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Arctic Economics:  Environment and Seasonality

ECN 3642/SCN 3642

Babson College


This internationally- and environmentally- focused course will examine how changes in seasonality affect economic activity in the Arctic. We will primarily focus on how these changes affect transportation, particularly the ice roads that are an integral part of the Arctic economy. A particular area of interest and research will be the ice roads that help supply diamond mines and other areas north of Yellowknife, Northwest Territories, Canada, which will serve as the base. Some of these ice roads were featured on Season One of “Ice Road Truckers” on The History Channel.

This course will focus on both the economics and science related to the Arctic. In the science and math fields, the course will focus on the geology of earth science and diamond mining; meteorology; snow science, particularly as it relates to ice roads; the environment; global warming issues; and the mathematical, statistical, and computer modeling necessary to predict when ice roads might open and close. In economics, the course will focus on the economy of the Arctic and Yellowknife; the ice roads as a for-profit business; small business entrepreneurship; the value of goods transported by the ice road; the multiplier effect of, and economic impact of, the expenditures on the ice roads and the expenditures on the goods and services provided; and the cost to businesses in terms of working capital and inventory and capital costs associated with the uncertainty and variability of ice road opening and closing.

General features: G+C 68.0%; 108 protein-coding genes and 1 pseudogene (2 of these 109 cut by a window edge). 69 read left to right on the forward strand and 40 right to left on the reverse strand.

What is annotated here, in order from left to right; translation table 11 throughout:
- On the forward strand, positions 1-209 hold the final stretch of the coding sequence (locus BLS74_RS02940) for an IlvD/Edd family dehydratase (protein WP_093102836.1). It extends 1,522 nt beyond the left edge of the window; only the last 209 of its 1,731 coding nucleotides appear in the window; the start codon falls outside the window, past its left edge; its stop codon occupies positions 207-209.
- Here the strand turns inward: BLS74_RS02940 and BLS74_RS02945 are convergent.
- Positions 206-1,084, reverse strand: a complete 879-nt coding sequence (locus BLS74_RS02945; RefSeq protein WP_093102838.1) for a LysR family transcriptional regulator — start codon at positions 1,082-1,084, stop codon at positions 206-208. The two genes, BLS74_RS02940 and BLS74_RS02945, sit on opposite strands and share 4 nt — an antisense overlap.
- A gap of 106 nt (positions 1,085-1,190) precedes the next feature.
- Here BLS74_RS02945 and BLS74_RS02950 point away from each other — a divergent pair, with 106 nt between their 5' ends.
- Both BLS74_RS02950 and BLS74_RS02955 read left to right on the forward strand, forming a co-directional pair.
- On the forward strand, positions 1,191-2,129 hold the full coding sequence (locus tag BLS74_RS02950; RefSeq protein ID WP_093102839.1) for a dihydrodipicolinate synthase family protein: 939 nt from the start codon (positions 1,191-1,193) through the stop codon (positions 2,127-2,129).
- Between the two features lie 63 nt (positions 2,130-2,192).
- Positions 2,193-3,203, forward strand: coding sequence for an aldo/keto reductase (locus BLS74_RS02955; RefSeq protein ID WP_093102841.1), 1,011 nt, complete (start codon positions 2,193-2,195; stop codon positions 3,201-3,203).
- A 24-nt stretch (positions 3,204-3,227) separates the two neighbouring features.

A willingness to engage in research and be comfortable with uncertainty is a must. The course will combine lectures with real and important research assignments while on campus. Students in this course will be actively engaged in ongoing, actual research, and will be part of an active research team, hence students must be interested in being involved with the actual research process and are willing, able, and committed to traveling to the Arctic during Spring Break.  Coursework associated with this course will include a flexible, evening-based class time.  Scientists from Alaska will fly in to teach specific scientific topics; other Babson faculty will also teach related topics. While in the Arctic, students will be expected to demonstrate initiative, be self-motivated but listen to direction, and gather data on their own from a variety of governmental, corporate, and small-business groups/associations/organizations.

See Babson Course Description for more details



  1. Barren Lands: An Epic Search for Diamonds in the North American Arctic, by Kevin Krajick.

  2. Finding the Arctic, by Matthew Sturm.  (This will be distributed by me via e-mail.)